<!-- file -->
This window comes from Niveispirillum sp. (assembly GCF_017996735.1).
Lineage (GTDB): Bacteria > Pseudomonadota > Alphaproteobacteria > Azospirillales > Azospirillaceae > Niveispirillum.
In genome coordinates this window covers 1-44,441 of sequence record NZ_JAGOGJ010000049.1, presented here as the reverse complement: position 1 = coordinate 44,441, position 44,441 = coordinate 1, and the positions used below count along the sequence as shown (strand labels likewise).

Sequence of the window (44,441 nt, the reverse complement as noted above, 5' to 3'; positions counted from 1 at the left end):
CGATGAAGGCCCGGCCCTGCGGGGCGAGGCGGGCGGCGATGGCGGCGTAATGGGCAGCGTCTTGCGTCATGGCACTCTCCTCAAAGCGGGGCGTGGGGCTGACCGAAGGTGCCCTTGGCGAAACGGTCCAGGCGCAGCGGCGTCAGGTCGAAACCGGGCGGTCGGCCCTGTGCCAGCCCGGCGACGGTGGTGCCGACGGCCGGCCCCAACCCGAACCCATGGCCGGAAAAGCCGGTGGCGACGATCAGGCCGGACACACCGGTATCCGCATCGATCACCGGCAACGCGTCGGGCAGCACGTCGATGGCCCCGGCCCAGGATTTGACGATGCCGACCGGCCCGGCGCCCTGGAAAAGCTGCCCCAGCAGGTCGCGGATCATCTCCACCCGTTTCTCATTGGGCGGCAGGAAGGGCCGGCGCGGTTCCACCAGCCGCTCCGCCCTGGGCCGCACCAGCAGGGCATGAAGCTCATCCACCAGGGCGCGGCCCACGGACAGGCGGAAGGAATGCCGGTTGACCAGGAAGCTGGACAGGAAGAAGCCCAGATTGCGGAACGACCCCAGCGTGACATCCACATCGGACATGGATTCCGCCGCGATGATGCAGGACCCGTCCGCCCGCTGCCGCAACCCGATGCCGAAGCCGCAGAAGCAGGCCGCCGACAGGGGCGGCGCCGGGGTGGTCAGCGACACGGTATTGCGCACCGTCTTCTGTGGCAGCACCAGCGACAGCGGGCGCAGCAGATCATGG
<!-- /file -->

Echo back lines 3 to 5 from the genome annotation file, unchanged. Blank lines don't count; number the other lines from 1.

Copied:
In genome coordinates this window covers 1-44,441 of sequence record NZ_JAGOGJ010000049.1, presented here as the reverse complement: position 1 = coordinate 44,441, position 44,441 = coordinate 1, and the positions used below count along the sequence as shown (strand labels likewise).

Sequence of the window (44,441 nt, the reverse complement as noted above, 5' to 3'; positions counted from 1 at the left end):
CGATGAAGGCCCGGCCCTGCGGGGCGAGGCGGGCGGCGATGGCGGCGTAATGGGCAGCGTCTTGCGTCATGGCACTCTCCTCAAAGCGGGGCGTGGGGCTGACCGAAGGTGCCCTTGGCGAAACGGTCCAGGCGCAGCGGCGTCAGGTCGAAACCGGGCGGTCGGCCCTGTGCCAGCCCGGCGACGGTGGTGCCGACGGCCGGCCCCAACCCGAACCCATGGCCGGAAAAGCCGGTGGCGACGATCAGGCCGGACACACCGGTATCCGCATCGATCACCGGCAACGCGTCGGGCAGCACGTCGATGGCCCCGGCCCAGGATTTGACGATGCCGACCGGCCCGGCGCCCTGGAAAAGCTGCCCCAGCAGGTCGCGGATCATCTCCACCCGTTTCTCATTGGGCGGCAGGAAGGGCCGGCGCGGTTCCACCAGCCGCTCCGCCCTGGGCCGCACCAGCAGGGCATGAAGCTCATCCACCAGGGCGCGGCCCACGGACAGGCGGAAGGAATGCCGGTTGACCAGGAAGCTGGACAGGAAGAAGCCCAGATTGCGGAACGACCCCAGCGTGACATCCACATCGGACATGGATTCCGCCGCGATGATGCAGGACCCGTCCGCCCGCTGCCGCAACCCGATGCCGAAGCCGCAGAAGCAGGCCGCCGACAGGGGCGGCGCCGGGGTGGTCAGCGACACGGTATTGCGCACCGTCTTCTGTGGCAGCACCAGCGACAGCGGGCGCAGCAGATCATGG